The tanker market is experiencing some of its best days of the past couple of decades, as ton-mile trading has grown considerably. In its latest weekly report, shipbroker Allied Shipbroking said that “oil markets look to be in complete disarray this week. The price of crude oil has dropped sharply once again in the face of Covid-19 protests in China, a European embargo and price cap plan set to come into force early next week, and an OPEC+ meeting in Vienna set for Sunday with no clear agenda given and no likely outcome having been convincingly communicated as of yet. All this turmoil has sent the price of Brent to as low as US$ 80.81/bbl and the price of WTI to as low as US$ 73.60/bbl within trading today, both of which are levels not seen since early January. With prices having dropped by around 20% over the course of the past 3 months and a continued upending of established supply chains and replacement by considerably more distant sources, ton-mile trading has seen a considerable boost”.
According to Mr. George Lazaridis Head of Research & Valuations, “all this has helped push freight rates for crude oil tankers to near 20-year highs, while generating renewed buying interest for tanker tonnage and further bolstering asset prices. Yet all things now seem to now rest on the extent that established geopolitical connections will shift and with them the underlining trade they feed. At the top of interest is the discussions that will be held on Sunday between OPEC+ members, with initial rumors of a potential increase in production of up to 500,000 b/ d to counteract any loss of Russian crude supplies now having been categorically denied by Saudi Arabia. This may well seem in line with the fact that demand seems to be already slumping and that the price of crude has already dropped considerably, supporting the OPEC+ view of reducing production so as to balance supply and demand”, he noted.
“Nevertheless, it will be interesting to see what decisions will be taken on Sunday, given that the meeting will be held just 1 day prior to the EU price cap coming into effect. This EU initiative is a shift from the previously agreed outright embargo on seaborne Russian crude oil and in effect, it will block insurance and other services essential to the shipment of seaborne Russian crude oil unless it is sold at or below the G7-agreed price level.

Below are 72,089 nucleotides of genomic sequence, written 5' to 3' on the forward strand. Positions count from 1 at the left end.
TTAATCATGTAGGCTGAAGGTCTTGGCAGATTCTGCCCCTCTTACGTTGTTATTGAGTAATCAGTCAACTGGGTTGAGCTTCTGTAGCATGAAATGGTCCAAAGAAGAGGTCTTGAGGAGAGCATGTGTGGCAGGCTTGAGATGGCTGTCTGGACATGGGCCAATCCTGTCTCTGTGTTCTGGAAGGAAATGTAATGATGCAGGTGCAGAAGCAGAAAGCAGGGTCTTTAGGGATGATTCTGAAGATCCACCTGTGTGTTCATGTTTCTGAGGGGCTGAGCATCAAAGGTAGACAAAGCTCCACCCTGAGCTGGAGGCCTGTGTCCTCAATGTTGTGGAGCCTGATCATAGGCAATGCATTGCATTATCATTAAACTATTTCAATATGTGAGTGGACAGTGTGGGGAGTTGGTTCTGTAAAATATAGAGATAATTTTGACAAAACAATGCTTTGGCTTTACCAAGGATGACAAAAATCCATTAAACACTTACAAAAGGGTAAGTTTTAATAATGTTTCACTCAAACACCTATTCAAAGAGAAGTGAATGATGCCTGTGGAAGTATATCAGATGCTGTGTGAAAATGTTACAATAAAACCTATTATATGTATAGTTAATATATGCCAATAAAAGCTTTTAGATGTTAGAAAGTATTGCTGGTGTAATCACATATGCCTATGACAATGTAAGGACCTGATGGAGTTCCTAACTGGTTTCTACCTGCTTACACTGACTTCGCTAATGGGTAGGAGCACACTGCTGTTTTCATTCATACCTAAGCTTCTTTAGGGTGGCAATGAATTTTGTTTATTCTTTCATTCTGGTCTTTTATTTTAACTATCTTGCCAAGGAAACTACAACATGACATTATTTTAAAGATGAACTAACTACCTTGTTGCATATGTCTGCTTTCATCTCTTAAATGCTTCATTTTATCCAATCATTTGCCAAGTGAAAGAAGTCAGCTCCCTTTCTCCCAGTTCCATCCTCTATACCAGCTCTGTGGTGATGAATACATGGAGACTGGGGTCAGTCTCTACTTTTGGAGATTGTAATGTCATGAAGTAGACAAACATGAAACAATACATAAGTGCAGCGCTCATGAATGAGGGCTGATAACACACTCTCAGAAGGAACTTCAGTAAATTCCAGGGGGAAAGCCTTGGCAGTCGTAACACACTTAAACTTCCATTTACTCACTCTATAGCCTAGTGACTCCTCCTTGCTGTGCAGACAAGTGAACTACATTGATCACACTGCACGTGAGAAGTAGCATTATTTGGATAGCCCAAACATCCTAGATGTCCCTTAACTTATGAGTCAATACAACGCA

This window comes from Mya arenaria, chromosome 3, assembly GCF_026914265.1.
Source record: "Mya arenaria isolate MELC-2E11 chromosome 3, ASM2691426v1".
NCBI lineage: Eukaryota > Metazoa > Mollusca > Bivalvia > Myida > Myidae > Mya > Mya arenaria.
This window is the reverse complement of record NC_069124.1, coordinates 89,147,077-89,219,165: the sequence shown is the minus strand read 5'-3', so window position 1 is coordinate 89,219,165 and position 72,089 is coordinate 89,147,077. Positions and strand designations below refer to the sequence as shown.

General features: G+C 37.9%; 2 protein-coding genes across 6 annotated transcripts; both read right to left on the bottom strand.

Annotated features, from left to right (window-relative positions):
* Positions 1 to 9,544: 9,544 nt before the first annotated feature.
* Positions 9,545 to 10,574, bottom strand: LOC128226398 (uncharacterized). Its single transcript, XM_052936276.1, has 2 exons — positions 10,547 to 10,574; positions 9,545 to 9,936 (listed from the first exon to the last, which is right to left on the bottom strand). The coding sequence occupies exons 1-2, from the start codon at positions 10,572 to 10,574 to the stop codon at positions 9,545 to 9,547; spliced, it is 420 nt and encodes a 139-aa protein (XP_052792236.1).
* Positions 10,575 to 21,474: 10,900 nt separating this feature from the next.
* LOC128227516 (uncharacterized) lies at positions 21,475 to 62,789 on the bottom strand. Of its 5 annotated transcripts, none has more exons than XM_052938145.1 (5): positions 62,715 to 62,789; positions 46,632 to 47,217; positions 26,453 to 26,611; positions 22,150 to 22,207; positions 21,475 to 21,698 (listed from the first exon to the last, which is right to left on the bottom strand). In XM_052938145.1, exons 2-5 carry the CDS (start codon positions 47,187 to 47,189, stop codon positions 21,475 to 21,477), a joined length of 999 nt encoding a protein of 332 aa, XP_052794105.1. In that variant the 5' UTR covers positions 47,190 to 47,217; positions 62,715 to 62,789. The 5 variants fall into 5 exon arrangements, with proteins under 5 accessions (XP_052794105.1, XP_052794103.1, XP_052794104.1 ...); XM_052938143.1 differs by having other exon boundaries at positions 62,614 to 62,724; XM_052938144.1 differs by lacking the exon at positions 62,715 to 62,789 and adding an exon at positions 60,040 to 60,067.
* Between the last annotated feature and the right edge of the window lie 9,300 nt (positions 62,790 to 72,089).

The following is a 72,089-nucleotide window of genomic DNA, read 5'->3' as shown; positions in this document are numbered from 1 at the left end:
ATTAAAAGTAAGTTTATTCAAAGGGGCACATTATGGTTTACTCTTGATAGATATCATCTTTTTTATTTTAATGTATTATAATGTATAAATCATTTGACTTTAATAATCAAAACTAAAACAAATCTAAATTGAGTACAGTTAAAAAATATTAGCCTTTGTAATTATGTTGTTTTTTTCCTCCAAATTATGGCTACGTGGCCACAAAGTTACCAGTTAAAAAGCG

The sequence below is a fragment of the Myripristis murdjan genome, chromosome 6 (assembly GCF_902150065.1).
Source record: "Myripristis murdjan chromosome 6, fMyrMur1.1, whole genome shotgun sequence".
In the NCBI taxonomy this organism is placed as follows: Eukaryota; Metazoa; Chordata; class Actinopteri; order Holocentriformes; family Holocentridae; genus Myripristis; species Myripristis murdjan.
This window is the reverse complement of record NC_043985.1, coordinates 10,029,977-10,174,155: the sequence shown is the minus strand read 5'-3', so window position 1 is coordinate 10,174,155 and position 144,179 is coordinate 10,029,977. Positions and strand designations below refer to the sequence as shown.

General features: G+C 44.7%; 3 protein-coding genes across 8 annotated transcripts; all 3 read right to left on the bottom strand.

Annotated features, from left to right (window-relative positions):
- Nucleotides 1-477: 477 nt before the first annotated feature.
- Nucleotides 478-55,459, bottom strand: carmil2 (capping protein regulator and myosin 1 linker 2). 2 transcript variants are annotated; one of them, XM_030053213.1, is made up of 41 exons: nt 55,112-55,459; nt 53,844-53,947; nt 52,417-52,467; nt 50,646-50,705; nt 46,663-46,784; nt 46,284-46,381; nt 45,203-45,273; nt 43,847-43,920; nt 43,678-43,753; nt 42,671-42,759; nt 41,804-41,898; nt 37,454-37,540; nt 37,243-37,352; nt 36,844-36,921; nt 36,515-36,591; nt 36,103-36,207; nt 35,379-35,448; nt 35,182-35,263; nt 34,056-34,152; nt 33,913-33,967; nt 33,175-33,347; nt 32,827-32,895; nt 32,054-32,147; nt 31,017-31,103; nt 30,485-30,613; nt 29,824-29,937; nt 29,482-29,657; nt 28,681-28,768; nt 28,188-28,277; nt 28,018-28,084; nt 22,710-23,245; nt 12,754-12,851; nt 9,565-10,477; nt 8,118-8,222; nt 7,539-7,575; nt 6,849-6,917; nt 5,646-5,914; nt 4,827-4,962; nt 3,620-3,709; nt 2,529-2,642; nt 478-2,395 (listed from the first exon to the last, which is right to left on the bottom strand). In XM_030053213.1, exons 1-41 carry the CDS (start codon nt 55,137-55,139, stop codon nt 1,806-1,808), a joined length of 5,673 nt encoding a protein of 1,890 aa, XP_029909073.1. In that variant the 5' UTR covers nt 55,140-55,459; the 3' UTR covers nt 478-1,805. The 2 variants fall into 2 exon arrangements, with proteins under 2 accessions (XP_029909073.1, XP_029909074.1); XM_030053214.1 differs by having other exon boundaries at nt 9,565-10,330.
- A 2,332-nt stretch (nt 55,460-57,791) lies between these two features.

It is worth mentioning that given the fact that EU countries will still not be allowed to buy Russian oil even under this price cap, it still leaves for a situation where trade routes continue to be stretched out, pushing shipments, that would previously have headed to EU countries, being sent to further away destinations such as India and China (as well as some closer destinations such as Turkey), all of which have benefited from the sharp discount on offer”, Allied’s analyst said.
“Yet despite all this, what also needs to be taken into consideration is that consumption and in turn demand for crude seems to be set for a further slide over the next few months, especially when considering the economic performance of the US and EU that is expected to be seen this winter as well as the recent social unrest witnessed in China this weekend over the government pandemic restriction policies. Despite the fact that we find ourselves in the midst of numerous potential market shifts this week, the momentum the tanker freight market has taken right now seems to be ample to ride out any negative developments in the short term. Given that all indications right now point to short-term developments supporting this market regime, it looks as though there is still ample positive windfalls to be had for tanker owners in the months ahead. How big these windfalls will eventually turn out to be will depend largely on decisions taken over the next few days”, Mr. Lazaridis concluded.
Nikos Roussanoglou, Hellenic Shipping News Worldwide